Warren, Castro dismiss reversal on holding G-7 at Doral, saying it doesn't change Trump's 'corruption'

Democratic presidential candidates Elizabeth WarrenElizabeth Ann WarrenGabbard moves to New Hampshire ahead of primary LGBTQ advocates slam Buttigieg for past history with Salvation Army Saagar Enjeti unpacks why Kamala Harris's campaign didn't work MORE and Julián Castro on Saturday dismissed the significance of President TrumpDonald John TrumpStates slashed 4,400 environmental agency jobs in past decade: study Biden hammers Trump over video of world leaders mocking him Iran building hidden arsenal of short-range ballistic missiles in Iraq: report MORE reversing his decision to hold next year's Group of Seven (G-7) summit at one of his properties in Florida, saying the president will likely continue to use the White House for personal gain. 

"The G-7 may no longer be at Trump National Doral, but that won’t stop foreign nations from dumping money into Donald Trump's pockets by spending at his hotels," Warren, a Massachusetts senator, said on Twitter. "And it won’t stop Trump from rewarding Mar-a-Lago members with ambassadorships."

Castro, a former Housing and Urban Development secretary, added, "Trying to be a complete crook of a politician didn’t quite work out for him this time, but I’m sure he’s not done trying. We need integrity back in the Oval Office."

Following a wave of backlash from Democrats, Republicans and ethics watchdogs, Trump said on Saturday that he would no longer host the 2020 G-7 Summit at Trump National Doral in Florida. The decision came just two days after acting White House chief of staff Mick MulvaneyJohn (Mick) Michael MulvaneyFox's Napolitano says obstruction 'easiest' impeachment offense for Democrats The key impeachment hearings are before an appeals court, not the House Judiciary panel Schiff says investigators seeking to identify who Giuliani spoke to on unlisted '-1' number MORE announced that the annual event would be held at the Miami-area resort in June.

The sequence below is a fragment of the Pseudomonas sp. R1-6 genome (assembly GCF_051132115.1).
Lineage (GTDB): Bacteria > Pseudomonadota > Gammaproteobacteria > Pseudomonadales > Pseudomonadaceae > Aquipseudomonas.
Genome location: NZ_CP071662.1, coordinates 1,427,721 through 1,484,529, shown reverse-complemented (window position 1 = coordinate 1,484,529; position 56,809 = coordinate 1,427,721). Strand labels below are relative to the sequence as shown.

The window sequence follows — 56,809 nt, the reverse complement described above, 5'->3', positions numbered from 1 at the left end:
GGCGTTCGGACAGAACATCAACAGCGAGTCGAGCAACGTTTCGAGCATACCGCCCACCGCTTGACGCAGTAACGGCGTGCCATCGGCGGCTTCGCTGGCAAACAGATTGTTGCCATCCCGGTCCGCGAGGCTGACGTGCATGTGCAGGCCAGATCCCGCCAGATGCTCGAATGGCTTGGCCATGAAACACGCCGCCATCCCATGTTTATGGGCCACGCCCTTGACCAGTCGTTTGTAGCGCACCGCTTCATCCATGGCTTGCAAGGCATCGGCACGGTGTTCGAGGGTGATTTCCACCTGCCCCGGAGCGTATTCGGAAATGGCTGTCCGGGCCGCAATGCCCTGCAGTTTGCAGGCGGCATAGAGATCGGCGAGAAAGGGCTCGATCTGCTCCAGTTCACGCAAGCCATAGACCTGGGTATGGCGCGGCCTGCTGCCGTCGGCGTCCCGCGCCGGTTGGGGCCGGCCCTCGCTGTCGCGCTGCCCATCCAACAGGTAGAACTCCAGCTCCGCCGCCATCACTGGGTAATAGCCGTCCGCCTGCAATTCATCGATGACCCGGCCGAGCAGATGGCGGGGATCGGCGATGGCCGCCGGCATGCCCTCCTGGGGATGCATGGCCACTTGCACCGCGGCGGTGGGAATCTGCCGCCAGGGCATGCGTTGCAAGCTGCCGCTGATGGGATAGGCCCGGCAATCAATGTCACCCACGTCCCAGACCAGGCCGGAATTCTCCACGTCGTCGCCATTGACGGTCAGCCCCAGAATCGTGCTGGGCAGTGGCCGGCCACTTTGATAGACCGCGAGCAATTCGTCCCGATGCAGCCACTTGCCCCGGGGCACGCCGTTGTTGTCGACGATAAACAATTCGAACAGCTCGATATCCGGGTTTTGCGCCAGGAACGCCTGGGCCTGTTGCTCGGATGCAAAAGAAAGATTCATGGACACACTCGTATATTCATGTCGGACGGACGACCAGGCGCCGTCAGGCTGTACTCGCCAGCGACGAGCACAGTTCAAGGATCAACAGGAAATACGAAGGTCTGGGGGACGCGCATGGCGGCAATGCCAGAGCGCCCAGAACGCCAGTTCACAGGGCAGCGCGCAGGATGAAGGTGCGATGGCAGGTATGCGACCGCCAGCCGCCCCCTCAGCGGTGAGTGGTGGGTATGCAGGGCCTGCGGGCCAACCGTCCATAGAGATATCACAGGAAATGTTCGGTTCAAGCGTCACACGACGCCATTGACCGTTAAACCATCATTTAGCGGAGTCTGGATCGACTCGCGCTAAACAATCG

Despite arguing that Trump would not profit from the gathering, Mulvaney's announcement sparked widespread concerns about the appearance of a conflict of interest for the president. Many asserted that the move represented a violation of the Constitution's Emoluments Clause, which bars federal officeholders from accepting payments from foreign countries, U.S. states or the federal government. 

Trump dismissed those concerns in a series of tweets late Saturday night, saying he was willing to hold the G-7 at "no profit, or, if legally permissible, at ZERO COST to the USA." But he acknowledged that he would no longer consider holding the event at Trump National Doral because of the concerns. 


"The Hostile Media & their Democrat Partners went CRAZY!" Trump tweeted. "Therefore, based on both Media & Democrat Crazed and Irrational Hostility, we will no longer consider Trump National Doral, Miami, as the Host Site for the G-7 in 2020." 

Warren was among several Democratic lawmakers to call the Trump administration's initial move an example of "corruption." She and other members of Congress have continually raised issues with the president's frequent use of his properties throughout his presidency. 

Last month, Warren released a policy plan addressing conflicts of interest in government, calling the Trump White House the “most corrupt administration of our lifetimes.”